by Michael Lambert
November 16, 2015

Natural gas producers depend each year on a fourth-quarter rise in demand because of cold winter weather in the Midwest and Northeast. After suffering a painful downturn in operations this year—with 1,154 rigs oil and gas rigs offline since last year as of Nov. 6—natural gas players throughout the supply chain need some good news this holiday season. Sadly, warm winds from a particularly strong El Niño may just add to more downward pressure on the rig count as 2015 comes to a dismal close.

What is El Niño?
Spanish for “the Child,” El Niño is a part of an oscillating cycle of weather patterns where warm waters in the central and east Pacific Ocean can have a profound effect on the average temperature and precipitation in the Western Hemisphere. Often, the band of warm air curves down into Central and South America. This leads to cold, wet winters in North America, particularly the Northeast, where natural gas and other heating fuel suppliers see commodity-pricing rise. However, the curve has shifted north in past El Niño events, leading to warmer, drier temperatures in the north. The National Weather Service (NWS) offers models that predict such an event may occur this winter, predicting above-average temperatures continuing—with 95 percent certainty—rough winter 2015.

What does this mean for natural gas?
Lower temperatures mean less demand for heating fuels, such as natural gas, in regions of the U.S. that typically consume them the most this time of year. The U.S. Energy Information Agency reports that nearly half of all American households heat with natural. Because of El Niño, the agency predicts a 10 percent decrease in natural gas expenses and 6 percent decline in residential natural gas consumption from the previous winter.

Can't natural gas prices survive a slip dip in demand? It’s just weather.
Traders would disagree. As NWS officials have updated their winter weather predictions, the NYMEX benchmark for natural gas pricing at the Henry Hub weakened significantly throughout the month of October—eventually trading briefly below $2 per million British thermal units late in the month, the lowest price since 2012. Pricing still remains depressed between $2 and $2.50 per mBTU, and futures confidence is shaky.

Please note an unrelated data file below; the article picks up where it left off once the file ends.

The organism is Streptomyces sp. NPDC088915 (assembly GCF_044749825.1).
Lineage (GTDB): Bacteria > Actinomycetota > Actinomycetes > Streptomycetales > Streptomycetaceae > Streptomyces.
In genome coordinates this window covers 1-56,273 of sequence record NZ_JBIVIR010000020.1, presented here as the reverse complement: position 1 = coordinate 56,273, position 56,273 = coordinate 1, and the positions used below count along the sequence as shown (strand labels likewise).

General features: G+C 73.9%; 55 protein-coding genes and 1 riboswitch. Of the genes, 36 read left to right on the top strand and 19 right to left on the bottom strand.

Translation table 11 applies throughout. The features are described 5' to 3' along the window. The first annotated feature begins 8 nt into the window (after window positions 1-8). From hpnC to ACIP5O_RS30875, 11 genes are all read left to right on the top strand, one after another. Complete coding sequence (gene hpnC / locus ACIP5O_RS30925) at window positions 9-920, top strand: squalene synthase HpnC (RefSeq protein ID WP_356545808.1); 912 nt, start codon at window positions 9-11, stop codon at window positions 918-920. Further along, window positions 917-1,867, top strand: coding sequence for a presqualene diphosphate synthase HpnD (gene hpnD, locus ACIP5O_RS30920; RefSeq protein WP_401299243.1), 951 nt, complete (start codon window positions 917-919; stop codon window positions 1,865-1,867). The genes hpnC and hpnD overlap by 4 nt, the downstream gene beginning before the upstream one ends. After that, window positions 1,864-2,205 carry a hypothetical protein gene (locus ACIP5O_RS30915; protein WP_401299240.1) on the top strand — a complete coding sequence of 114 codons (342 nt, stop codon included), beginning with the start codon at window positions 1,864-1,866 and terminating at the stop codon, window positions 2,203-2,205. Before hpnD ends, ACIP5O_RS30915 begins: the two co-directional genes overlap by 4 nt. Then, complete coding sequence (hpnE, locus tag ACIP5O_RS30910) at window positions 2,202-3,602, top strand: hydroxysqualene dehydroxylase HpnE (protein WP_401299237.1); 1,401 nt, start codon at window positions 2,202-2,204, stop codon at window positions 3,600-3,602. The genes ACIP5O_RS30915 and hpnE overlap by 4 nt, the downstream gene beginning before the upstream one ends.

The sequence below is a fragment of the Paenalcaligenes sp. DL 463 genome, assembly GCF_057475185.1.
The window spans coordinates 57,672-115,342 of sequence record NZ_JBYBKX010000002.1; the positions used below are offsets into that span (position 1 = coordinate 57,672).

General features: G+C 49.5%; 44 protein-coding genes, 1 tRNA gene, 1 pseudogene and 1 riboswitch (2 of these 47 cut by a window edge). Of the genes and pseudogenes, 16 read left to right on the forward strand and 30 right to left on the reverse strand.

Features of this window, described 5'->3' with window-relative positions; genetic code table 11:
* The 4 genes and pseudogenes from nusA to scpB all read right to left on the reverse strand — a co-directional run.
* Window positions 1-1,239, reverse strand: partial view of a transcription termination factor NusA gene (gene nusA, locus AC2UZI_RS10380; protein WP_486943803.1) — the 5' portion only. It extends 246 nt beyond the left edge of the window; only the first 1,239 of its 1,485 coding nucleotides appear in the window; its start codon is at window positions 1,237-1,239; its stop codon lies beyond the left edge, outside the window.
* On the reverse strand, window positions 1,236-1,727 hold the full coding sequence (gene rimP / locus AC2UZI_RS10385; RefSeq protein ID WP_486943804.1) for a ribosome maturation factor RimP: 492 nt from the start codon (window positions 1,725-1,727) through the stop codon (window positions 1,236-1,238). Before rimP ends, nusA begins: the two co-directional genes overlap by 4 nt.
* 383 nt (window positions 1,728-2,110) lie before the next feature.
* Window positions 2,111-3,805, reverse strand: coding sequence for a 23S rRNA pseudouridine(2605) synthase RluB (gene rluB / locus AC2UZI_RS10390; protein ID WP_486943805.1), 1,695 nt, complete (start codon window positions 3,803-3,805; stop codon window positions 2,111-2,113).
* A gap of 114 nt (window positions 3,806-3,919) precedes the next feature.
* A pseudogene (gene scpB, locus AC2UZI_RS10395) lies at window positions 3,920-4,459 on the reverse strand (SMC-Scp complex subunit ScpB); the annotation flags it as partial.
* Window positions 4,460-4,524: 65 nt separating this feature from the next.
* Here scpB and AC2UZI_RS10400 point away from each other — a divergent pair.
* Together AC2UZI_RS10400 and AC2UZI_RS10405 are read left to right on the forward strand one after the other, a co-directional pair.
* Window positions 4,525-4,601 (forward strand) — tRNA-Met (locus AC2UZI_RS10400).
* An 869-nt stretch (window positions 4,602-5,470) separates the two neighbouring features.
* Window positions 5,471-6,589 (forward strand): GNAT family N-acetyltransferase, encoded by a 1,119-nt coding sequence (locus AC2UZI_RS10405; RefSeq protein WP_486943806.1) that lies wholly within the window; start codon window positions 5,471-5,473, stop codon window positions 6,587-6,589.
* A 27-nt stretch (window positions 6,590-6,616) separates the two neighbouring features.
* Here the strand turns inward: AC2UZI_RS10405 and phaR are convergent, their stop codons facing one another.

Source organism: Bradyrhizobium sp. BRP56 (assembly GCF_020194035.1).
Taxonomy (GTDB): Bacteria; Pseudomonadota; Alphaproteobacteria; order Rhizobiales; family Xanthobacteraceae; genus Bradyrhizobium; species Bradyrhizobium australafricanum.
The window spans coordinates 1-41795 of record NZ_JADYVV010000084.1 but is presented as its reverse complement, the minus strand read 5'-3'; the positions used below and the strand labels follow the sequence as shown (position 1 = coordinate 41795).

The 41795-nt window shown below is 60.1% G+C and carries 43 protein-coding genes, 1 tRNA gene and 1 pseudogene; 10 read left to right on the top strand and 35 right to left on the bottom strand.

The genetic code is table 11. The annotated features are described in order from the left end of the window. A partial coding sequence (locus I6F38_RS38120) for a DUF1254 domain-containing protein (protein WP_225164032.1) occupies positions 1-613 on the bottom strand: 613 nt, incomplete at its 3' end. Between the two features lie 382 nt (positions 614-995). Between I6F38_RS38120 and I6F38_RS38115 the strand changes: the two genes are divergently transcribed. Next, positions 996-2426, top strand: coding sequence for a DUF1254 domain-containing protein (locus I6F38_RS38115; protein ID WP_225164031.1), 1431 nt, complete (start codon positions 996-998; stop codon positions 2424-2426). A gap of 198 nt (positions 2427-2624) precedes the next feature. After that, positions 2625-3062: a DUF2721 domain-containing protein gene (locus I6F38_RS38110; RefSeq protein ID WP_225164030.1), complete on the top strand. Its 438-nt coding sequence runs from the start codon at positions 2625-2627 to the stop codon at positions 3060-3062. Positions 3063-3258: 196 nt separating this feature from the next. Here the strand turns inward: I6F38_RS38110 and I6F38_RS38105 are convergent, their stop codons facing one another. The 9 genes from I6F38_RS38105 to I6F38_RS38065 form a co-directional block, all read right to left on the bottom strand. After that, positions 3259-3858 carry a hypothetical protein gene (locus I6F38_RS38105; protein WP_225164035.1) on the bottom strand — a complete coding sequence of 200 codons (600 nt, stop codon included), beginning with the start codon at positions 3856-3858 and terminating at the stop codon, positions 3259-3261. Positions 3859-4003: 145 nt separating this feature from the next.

So where does this come back to rig counts?
The natural gas rig count has, since March, been at its lowest levels in North America since Baker Hughes started recording the data in 1987. The count hit its lowest at 189 rigs the week of Oct. 9—right as El Niño predictions began to surface. Since then, the natural gas rig count has struggled to get back above 200. If pricing weakens on the back of tepid demand from warmer weather, struggling operators may need to cut rigs in operation even further.

How does this matter to the pumps market?
Rig count is the lifeblood of companies that supply oil and gas fields—drilling, pumping, completion, everything. In addition, most oilfield suppliers are anxious for energy majors to set capital budgets for 2016 soon—right as El Niño takes effect on short-term futures. A slip in demand during a traditionally active season occurs right as the same struggling companies are deciding how many rigs to drill or complete for the next year? That sounds a lot like the calm before the storm—a calm that will take the form of customers not putting in orders and not returning calls. No one can be certain of the weather, but better to understand the risk.